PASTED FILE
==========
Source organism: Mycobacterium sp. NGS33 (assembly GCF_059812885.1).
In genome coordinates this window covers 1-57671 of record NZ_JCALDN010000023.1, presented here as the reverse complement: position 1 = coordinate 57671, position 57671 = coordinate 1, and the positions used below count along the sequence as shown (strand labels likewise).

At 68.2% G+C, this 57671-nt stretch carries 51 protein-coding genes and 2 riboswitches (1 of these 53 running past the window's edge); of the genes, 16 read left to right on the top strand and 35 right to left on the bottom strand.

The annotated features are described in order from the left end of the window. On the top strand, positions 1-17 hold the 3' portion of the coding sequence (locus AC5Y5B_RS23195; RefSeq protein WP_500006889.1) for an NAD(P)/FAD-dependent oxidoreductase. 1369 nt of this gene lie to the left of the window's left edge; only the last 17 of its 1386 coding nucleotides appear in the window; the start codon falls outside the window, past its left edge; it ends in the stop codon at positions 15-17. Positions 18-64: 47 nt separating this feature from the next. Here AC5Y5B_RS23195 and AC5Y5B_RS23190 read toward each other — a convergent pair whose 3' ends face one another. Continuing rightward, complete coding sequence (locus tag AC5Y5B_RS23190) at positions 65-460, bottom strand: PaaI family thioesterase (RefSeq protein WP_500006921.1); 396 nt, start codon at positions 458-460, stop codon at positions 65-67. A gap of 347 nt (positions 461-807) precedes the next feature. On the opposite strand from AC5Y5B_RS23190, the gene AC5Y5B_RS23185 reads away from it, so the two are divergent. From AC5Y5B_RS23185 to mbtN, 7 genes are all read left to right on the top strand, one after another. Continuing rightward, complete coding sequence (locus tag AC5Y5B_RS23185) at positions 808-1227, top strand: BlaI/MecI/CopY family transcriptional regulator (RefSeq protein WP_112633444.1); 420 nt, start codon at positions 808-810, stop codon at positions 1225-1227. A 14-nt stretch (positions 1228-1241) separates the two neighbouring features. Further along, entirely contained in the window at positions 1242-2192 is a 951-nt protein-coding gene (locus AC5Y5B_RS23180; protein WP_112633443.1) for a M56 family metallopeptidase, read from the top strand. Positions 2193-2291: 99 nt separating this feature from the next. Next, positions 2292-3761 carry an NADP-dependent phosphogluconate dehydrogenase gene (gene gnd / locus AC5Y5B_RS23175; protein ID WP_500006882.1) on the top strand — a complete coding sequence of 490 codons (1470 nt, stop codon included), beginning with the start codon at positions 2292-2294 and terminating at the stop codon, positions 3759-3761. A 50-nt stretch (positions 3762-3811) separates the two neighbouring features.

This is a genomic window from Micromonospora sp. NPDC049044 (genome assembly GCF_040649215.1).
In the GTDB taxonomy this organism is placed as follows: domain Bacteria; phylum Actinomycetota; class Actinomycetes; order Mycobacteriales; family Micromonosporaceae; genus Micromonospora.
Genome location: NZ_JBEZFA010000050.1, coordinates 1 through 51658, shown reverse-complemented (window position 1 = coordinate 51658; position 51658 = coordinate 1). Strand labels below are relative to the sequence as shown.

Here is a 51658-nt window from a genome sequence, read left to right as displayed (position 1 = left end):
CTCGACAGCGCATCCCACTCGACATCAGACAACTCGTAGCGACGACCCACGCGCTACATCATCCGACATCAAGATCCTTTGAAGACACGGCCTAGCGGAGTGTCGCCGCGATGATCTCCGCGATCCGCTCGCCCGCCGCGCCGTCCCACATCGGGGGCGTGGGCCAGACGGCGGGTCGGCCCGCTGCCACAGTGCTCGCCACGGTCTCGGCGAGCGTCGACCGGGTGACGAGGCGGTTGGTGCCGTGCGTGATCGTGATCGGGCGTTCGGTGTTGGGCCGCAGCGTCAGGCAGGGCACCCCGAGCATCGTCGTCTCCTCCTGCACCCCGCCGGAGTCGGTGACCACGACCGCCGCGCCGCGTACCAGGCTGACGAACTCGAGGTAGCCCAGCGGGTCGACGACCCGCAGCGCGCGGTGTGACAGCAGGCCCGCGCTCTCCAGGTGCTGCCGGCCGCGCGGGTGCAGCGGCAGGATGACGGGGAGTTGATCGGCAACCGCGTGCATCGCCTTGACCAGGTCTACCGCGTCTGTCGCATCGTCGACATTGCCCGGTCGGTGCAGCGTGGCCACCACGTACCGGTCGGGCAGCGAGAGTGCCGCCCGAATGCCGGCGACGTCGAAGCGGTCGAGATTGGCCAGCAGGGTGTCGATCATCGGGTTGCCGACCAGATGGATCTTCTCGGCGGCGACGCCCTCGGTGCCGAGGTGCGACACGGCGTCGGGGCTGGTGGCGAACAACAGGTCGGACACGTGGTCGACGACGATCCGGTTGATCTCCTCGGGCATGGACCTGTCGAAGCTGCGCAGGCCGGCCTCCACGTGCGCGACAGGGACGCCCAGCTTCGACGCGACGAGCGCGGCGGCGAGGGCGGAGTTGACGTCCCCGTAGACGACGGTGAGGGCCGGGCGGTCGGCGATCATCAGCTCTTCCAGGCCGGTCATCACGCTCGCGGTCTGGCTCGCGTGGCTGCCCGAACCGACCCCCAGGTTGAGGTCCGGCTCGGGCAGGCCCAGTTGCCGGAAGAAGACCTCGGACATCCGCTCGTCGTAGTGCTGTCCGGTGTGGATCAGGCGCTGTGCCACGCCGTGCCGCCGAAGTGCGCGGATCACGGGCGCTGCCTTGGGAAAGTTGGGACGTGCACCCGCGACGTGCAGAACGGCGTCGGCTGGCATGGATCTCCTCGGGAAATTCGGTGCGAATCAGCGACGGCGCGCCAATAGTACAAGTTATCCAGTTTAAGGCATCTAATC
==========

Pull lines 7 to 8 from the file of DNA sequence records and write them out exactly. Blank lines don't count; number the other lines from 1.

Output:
Genome location: NZ_JBEZFA010000050.1, coordinates 1 through 51658, shown reverse-complemented (window position 1 = coordinate 51658; position 51658 = coordinate 1). Strand labels below are relative to the sequence as shown.

Here is a 51658-nt window from a genome sequence, read left to right as displayed (position 1 = left end):